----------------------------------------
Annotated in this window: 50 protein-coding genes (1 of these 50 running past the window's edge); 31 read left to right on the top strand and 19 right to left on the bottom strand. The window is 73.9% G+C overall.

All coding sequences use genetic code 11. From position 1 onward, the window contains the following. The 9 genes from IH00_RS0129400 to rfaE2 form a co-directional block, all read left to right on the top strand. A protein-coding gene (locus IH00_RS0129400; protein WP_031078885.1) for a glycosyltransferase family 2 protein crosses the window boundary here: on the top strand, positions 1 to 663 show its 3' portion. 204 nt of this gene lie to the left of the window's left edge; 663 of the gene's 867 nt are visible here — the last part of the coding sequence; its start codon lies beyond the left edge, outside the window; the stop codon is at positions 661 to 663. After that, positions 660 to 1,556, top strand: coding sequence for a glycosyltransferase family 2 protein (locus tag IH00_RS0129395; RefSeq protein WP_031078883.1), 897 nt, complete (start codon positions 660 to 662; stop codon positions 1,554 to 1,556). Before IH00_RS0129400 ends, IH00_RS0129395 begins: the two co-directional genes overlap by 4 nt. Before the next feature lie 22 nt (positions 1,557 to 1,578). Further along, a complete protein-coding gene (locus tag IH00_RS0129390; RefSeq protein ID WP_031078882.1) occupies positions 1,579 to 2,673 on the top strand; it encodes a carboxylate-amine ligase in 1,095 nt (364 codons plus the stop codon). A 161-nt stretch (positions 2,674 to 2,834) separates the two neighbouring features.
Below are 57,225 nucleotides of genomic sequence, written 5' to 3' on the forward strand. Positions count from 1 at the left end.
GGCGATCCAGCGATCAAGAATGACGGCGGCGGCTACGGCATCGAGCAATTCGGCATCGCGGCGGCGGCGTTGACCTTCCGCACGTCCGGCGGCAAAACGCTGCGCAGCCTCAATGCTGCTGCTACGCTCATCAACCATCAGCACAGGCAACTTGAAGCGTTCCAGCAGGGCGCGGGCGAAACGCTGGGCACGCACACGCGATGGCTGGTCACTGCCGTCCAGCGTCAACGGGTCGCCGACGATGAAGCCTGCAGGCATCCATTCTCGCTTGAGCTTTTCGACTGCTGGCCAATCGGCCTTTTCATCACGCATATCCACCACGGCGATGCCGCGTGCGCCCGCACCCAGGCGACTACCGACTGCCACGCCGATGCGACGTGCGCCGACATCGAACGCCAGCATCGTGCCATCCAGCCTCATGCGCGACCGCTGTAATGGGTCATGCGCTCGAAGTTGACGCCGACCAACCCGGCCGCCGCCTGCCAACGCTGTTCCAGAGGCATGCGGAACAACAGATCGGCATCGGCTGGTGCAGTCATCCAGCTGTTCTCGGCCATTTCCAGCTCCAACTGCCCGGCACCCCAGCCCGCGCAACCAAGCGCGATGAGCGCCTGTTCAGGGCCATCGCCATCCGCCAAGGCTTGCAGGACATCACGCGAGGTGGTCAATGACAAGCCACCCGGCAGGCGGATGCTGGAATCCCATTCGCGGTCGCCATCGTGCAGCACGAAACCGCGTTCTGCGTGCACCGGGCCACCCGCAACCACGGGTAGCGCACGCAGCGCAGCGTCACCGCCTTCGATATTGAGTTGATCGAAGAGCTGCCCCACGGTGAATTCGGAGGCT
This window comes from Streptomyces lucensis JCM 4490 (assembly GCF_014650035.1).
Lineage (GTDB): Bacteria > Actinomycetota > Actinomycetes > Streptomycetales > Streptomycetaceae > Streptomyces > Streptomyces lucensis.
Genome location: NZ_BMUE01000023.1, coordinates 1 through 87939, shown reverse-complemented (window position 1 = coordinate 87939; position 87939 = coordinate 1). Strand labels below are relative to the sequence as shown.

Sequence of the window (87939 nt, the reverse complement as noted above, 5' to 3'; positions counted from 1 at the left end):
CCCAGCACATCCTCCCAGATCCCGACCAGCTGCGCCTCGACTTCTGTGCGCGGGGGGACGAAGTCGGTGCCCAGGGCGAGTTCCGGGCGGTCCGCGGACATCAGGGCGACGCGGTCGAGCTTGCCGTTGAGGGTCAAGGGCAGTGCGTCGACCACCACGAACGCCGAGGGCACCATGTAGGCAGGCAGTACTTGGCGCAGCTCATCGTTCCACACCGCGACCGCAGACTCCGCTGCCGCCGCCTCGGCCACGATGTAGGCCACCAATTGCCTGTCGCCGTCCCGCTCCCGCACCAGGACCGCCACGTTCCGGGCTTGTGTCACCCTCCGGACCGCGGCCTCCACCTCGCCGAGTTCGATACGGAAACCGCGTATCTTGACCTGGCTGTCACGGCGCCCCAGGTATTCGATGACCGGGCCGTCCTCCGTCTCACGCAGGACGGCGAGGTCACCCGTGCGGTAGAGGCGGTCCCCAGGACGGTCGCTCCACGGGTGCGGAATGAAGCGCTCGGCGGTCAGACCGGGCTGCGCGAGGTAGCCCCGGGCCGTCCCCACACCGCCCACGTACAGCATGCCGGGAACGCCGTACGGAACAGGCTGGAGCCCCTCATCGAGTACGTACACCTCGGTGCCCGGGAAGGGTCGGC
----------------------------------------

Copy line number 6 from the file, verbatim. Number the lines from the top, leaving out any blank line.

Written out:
Lineage (GTDB): Bacteria > Actinomycetota > Actinomycetes > Streptomycetales > Streptomycetaceae > Streptomyces > Streptomyces lucensis.